Persimmons are wild autumn fruits that can be found strewn across deciduous forest floors from the first cool days of autumn until the last leaves have fallen. They are loved by raccoons, opossums, deer and other wildlife, and were an important food of many indigenous communities. The word persimmon comes from the Algonquian words for dried fruit—putchamin, pasiminan, or pessamin. Traditionally Native Americans used persimmons for mixing with corn to make a bread, making puddings, and a type of “gruel” (such an unappealing term). No doubt, Native Americans also dried the fruits for winter eating.
To make Wild Persimmon Fruit Leather:
Collect as many persimmons as you like. Make sure they are orange in color and are freshly fallen. Once you find a good tree, you can easily tell the ones that have been laying for a while from the fresh ones. Don’t ever pick wild persimmons directly from the tree or you will be shocked by how astringent they are. Once they fall though, they are sweet and delicious.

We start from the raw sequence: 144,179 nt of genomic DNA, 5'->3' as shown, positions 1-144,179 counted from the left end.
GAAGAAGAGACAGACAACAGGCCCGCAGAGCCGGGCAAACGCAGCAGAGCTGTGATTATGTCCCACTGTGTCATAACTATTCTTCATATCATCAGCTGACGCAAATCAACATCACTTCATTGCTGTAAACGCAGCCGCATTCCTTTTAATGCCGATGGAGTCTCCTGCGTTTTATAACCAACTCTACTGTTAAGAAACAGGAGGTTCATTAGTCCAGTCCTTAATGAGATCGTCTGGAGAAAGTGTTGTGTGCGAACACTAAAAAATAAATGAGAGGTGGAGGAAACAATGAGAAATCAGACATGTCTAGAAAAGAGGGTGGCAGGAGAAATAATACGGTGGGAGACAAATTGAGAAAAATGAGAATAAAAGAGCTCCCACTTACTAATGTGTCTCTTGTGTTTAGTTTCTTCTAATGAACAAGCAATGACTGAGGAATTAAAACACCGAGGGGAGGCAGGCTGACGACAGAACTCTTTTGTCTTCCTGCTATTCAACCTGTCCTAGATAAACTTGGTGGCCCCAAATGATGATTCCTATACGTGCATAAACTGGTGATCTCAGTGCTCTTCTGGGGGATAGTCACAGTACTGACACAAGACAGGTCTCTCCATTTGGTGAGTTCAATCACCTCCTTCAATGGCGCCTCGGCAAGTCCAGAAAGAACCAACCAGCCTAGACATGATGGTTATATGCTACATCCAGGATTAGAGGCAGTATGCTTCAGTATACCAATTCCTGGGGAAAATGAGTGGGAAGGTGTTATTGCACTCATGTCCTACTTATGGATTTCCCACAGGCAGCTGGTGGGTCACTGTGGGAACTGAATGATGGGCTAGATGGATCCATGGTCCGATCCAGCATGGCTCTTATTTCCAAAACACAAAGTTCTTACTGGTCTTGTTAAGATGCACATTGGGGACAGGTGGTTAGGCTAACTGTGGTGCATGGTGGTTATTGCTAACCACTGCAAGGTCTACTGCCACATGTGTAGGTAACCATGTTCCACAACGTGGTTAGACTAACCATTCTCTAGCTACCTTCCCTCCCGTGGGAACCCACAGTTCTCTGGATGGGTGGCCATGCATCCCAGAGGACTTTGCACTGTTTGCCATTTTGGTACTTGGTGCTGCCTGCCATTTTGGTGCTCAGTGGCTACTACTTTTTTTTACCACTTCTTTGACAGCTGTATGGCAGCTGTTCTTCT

Wash and remove the petal/stem.
Using a wire mesh colander or a jam/tomato masher-strainer, with a wooden spoon or pestle, push the persimmon fruits through the strainer to remove the skins and seeds, and reserve the pulp.
If you have a food dehydrator (solar or electric) spread the pulp out to approximately 1/8 inch thick. Dry until the pulp is dry to the touch, but not crispy.
If you use an oven, line a cookie sheet with parchment paper and spread the pulp 1/8 inch thick. Dry on the lowest setting possible for several hours, until dry to the touch, but not crispy.
Using the sharp tip of a paring knife, cut the fruit leather in long strips at least a few inches wide. Roll the strips and place them in a storage container. You can tie them if you like with string. I usually just use pack the rolls into a mason jar. Store in an airtight container for as long as it takes you to eat them up (not long I bet).
To find locally grown food in your neck of the woods, visit our website, Pick-A-Pepper.com
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